Get the latest market trends in your inbox

Stay on top of the latest market trends and economic insights with the Axios Markets newsletter. Sign up for free.

Please enter a valid email.

Please enter a valid email.

Subscription failed
Thank you for subscribing!

Catch up on coronavirus stories and special reports, curated by Mike Allen everyday

Catch up on coronavirus stories and special reports, curated by Mike Allen everyday

Please enter a valid email.

Please enter a valid email.

Subscription failed
Thank you for subscribing!

Denver news in your inbox

Catch up on the most important stories affecting your hometown with Axios Denver

Please enter a valid email.

Please enter a valid email.

Subscription failed
Thank you for subscribing!

Des Moines news in your inbox

Catch up on the most important stories affecting your hometown with Axios Des Moines

Please enter a valid email.

Please enter a valid email.

Subscription failed
Thank you for subscribing!

Minneapolis-St. Paul news in your inbox

Catch up on the most important stories affecting your hometown with Axios Minneapolis-St. Paul

Please enter a valid email.

Please enter a valid email.

Subscription failed
Thank you for subscribing!

Tampa-St. Petersburg news in your inbox

Catch up on the most important stories affecting your hometown with Axios Tampa-St. Petersburg

Please enter a valid email.

Please enter a valid email.

Subscription failed
Thank you for subscribing!

Please enter a valid email.

Please enter a valid email.

Subscription failed
Thank you for subscribing!

A medical assistant drawing blood from a patient for an HIV test in Miami in June 2017. Photo: Joe Raedle/Getty Images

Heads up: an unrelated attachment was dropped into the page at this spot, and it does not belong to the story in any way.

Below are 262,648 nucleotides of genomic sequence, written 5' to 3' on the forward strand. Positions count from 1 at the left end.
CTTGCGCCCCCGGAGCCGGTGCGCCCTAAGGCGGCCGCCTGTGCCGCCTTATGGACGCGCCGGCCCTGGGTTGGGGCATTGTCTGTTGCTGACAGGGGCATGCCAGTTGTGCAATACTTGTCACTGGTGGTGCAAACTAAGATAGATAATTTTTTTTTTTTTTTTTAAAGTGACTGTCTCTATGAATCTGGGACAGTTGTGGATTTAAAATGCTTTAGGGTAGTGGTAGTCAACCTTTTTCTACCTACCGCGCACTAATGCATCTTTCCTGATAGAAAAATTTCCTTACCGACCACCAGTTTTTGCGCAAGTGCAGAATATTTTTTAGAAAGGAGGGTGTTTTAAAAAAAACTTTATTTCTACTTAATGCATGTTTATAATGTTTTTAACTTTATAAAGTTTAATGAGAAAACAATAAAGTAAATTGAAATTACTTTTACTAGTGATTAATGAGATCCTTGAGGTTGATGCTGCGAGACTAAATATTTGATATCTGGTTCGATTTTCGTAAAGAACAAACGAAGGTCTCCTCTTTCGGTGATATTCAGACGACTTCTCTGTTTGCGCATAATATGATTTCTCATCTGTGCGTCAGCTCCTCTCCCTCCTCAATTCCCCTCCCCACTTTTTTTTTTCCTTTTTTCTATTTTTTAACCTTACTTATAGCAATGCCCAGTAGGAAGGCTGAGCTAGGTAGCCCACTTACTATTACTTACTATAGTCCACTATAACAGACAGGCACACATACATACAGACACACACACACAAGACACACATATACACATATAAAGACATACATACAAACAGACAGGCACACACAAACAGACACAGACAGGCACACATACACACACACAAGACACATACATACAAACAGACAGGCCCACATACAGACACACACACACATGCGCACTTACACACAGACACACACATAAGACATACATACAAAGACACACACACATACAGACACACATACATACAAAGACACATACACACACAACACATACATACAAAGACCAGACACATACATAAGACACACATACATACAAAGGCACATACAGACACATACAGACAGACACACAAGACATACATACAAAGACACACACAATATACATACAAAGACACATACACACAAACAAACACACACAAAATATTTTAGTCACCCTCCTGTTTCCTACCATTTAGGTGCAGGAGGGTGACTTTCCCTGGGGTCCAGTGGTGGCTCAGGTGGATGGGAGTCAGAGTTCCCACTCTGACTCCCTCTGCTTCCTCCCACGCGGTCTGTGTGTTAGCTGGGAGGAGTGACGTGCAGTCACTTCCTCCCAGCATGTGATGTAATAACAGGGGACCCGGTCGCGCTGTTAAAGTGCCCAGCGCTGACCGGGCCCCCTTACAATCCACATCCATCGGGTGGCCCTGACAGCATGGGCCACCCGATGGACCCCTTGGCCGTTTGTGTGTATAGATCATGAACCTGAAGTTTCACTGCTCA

HIV-related deaths in the United States decreased significantly between 2010 and 2018 for all genders, ages, races and regions of the country, the Centers for Disease Control and Prevention reported in its weekly Morbidity and Mortality report on Thursday.

The big picture: CDC researchers said in a new analysis that the decline is likely the result of improvements in diagnosing infections, treatment and medical care, but noted the data highlights higher death rates among women and people of color.

By the numbers: The overall death rate among people with HIV dropped by 36.6% from what it was in 2010.

  • The rate of deaths directly related to the virus decreased by 48.4% — from 9.1 deaths per 1,000 people with HIV to 4.7 per 1,000.

HIV infection rates and the number of associated deaths were greater among Black people and populations in Southern states compared to other races and regions.

  • "Higher levels of poverty, unemployment, and persons uninsured, challenges associated with accessing care, and HIV-related stigma likely affect timely diagnosis and access to treatment and contribute to higher rates of HIV-related deaths," the researchers wrote.
  • The proportion of HIV-related deaths among people between ages 13 and 44 years old who were diagnosed with the virus was higher than that among older people. This is likely because they can't access treatment or don’t regularly seek care, the CDC noted.

Of note: The CDC did not provide details on HIV testing or therapy over recent months, but "many facilities have shuttered their H.I.V. clinics or reported decreases in the number of people using their services" since the start of the COVID-19 pandemic, the New York Times notes.

Go deeper

25%-30% of Americans say they'll ignore Thanksgiving warning

About one-third of Americans say they're likely to ignore health officials' warnings about the risks of getting together for Thanksgiving, according to a new Harris Poll survey shared exclusively with Axios.

Why it matters: The coronavirus is already spreading unchecked across the entire country, and these findings support experts' fears that Thanksgiving is about to make things even worse.

37 mins ago - Sports

The end of COVID’s grip on sports may be in sight

Illustration: Aïda Amer/Axios

Packed stadiums and a more normal fan experience could return by late 2021, NIAID director Anthony Fauci said yesterday.

Why it matters: If Fauci's prediction comes true, it could save countless programs from going extinct next year.

Trump's 2024 begins

Trump speaking to reporters in the White House on Thanksgiving. Photo: Erin Schaff - Pool/Getty Images

President Trump is likely to announce he'll run again in 2024, perhaps before this term even ends, sources tell Axios.

Why it matters: Trump has already set in motion two important strategies to stay relevant and freeze out other Republican rivals.